The importance of planning for a seamless transition in an adaptive phase II randomised trial
© Marshall et al; licensee BioMed Central Ltd. 2011
Published: 13 December 2011
To investigate the importance of incorporating adaptive designs of randomised phase II trials into the protocol and patient information sheets using NEO-ESCAPE as an illustrative example.
NEO-ESCAPE was a randomised two arm phase II study in inoperable ovarian cancer designed as an external pilot to inform a future phase III randomised controlled trial. The primary objective was to assess the feasibility of two new extended chemotherapy regimens with 44 patients required on each arm. If one or both treatment arms proved feasible, the trial would continue to recruit to the feasible treatment arm(s) to improve the estimates of outcomes to be used in the phase III trial. Stopping rules were essential to enable pre-planned decisions on the futility of continuing to the required 44 patients on each arm. Simulations to assess futility were used in the decision making process.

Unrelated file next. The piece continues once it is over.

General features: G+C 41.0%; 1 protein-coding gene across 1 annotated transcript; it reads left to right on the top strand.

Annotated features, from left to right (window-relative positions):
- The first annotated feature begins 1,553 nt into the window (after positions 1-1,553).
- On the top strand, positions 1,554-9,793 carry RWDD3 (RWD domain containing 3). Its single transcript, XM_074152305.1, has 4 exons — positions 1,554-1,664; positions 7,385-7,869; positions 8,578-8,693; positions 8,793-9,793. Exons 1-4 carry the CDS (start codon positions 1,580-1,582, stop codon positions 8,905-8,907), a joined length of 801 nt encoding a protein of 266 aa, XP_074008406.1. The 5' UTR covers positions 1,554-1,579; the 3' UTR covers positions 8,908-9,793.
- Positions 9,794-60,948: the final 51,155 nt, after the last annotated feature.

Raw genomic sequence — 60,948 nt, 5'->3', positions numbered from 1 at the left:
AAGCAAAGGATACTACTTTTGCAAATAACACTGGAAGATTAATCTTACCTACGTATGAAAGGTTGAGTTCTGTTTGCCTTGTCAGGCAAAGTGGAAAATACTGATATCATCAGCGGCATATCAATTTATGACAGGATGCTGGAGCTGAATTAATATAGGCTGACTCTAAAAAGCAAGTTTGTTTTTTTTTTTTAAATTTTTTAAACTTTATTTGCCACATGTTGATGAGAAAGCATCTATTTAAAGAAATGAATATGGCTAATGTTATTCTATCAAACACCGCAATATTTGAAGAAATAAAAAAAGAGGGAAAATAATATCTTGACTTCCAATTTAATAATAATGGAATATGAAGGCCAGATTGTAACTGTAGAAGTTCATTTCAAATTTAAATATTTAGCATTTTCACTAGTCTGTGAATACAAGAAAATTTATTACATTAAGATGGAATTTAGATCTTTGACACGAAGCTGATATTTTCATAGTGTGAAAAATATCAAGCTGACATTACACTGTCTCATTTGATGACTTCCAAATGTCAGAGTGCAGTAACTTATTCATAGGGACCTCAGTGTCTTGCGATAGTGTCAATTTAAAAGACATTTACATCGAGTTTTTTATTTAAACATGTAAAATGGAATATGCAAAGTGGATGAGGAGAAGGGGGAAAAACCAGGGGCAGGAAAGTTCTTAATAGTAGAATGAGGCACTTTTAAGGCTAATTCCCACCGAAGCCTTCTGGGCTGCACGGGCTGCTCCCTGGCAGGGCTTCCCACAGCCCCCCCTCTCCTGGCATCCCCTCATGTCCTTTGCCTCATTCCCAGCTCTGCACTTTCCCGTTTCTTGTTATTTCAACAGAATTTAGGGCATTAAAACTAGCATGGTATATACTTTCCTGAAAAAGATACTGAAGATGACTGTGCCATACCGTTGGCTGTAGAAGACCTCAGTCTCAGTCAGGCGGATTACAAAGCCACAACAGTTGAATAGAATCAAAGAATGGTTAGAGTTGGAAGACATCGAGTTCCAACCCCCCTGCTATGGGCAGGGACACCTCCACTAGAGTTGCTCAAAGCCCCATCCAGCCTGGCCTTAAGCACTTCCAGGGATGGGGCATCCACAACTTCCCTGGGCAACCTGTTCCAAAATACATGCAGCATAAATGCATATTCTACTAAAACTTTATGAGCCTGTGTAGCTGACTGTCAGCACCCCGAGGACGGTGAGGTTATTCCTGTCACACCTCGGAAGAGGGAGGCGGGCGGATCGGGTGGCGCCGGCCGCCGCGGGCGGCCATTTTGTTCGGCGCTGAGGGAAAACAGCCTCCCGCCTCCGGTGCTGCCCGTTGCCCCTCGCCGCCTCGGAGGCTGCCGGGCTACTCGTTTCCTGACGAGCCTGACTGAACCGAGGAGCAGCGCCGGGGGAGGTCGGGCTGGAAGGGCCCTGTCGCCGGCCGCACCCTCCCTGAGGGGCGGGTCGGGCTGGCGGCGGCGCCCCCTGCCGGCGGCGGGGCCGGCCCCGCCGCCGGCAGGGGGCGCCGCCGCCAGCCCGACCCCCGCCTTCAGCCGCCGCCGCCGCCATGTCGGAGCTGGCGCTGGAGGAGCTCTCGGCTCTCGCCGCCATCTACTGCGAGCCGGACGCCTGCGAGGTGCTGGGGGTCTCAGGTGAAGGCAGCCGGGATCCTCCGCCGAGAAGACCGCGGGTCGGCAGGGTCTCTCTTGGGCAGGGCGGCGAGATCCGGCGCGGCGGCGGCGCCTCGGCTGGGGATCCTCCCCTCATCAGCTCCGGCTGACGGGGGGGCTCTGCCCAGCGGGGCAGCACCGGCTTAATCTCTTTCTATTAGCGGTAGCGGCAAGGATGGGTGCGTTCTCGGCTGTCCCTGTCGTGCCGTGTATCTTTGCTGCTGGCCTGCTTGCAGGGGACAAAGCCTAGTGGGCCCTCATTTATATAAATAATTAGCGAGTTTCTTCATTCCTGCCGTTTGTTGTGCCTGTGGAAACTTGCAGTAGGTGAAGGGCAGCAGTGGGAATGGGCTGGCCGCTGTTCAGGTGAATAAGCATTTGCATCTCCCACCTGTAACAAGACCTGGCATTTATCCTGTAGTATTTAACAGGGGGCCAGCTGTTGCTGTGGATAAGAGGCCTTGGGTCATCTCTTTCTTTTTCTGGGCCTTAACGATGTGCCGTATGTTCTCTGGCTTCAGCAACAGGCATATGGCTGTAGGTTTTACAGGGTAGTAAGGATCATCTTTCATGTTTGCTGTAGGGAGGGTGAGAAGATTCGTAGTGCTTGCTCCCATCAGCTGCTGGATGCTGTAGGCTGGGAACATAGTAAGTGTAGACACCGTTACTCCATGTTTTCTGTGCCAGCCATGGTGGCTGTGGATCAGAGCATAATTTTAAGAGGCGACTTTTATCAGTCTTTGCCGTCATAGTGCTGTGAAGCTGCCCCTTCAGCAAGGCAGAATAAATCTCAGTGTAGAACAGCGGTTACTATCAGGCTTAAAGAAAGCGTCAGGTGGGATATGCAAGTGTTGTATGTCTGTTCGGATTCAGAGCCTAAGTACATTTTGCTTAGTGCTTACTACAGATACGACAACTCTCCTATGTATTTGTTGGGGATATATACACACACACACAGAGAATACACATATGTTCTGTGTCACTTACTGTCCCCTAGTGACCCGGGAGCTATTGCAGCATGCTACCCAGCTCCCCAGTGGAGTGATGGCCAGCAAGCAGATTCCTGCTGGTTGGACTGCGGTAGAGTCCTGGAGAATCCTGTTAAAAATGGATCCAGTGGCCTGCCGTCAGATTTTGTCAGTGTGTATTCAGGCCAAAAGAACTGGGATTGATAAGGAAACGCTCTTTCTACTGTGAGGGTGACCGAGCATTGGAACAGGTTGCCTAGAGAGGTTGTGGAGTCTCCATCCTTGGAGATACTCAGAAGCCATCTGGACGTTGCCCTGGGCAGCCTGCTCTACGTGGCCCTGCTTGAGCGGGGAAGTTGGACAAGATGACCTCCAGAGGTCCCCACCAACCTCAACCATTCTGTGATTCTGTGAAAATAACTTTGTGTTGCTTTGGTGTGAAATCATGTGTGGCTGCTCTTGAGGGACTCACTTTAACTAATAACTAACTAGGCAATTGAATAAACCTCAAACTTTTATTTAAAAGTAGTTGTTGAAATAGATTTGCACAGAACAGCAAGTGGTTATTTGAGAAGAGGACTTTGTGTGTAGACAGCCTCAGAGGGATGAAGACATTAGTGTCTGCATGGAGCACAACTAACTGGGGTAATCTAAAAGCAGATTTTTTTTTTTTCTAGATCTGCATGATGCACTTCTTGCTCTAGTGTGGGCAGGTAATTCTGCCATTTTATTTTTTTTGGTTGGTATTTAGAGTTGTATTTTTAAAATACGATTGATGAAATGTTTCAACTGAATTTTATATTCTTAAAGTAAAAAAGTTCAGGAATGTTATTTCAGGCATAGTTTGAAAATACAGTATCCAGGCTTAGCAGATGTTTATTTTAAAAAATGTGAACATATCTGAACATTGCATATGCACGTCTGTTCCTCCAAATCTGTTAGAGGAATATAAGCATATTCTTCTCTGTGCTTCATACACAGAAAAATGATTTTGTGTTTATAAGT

At the first pre-planned interim analysis when 56 patients had been recruited (28 on each arm) and 21 patients (11 on Arm A; 10 on Arm B) had finished treatment, it was clear that one arm of the trial would not meet the feasibility criteria on completion of recruitment. On the advice of the Independent Data Monitoring Committee, this arm of the study closed to recruitment but follow-up for these patients continued.
Closure of one arm of the study resulted in a temporary halt of the trial while the protocol was amended to a single arm study, the patient information sheet was updated and all the relevant ethics, MHRA and Research and Development approvals were obtained. This temporary two month halt in recruitment to the study carried not only a loss of potential patients during the closed period but also a loss of momentum of centres on re-opening of the study and hence resulted in a delay in completing recruitment.
Our experiences with this phase II study emphasise the need for full details of any adaptive designs, including all anticipated scenarios and subsequent actions, to be fully incorporated into the protocol and patient information sheet to avoid the need for a temporary halt of recruitment. A detailed statistical analysis plan is also essential in ensuring optimal decision making within these types of studies. The dilemma remains on how best to achieve a seamless transition in the adaptive element whilst not confusing patients with too much information about each possible future adaptation.
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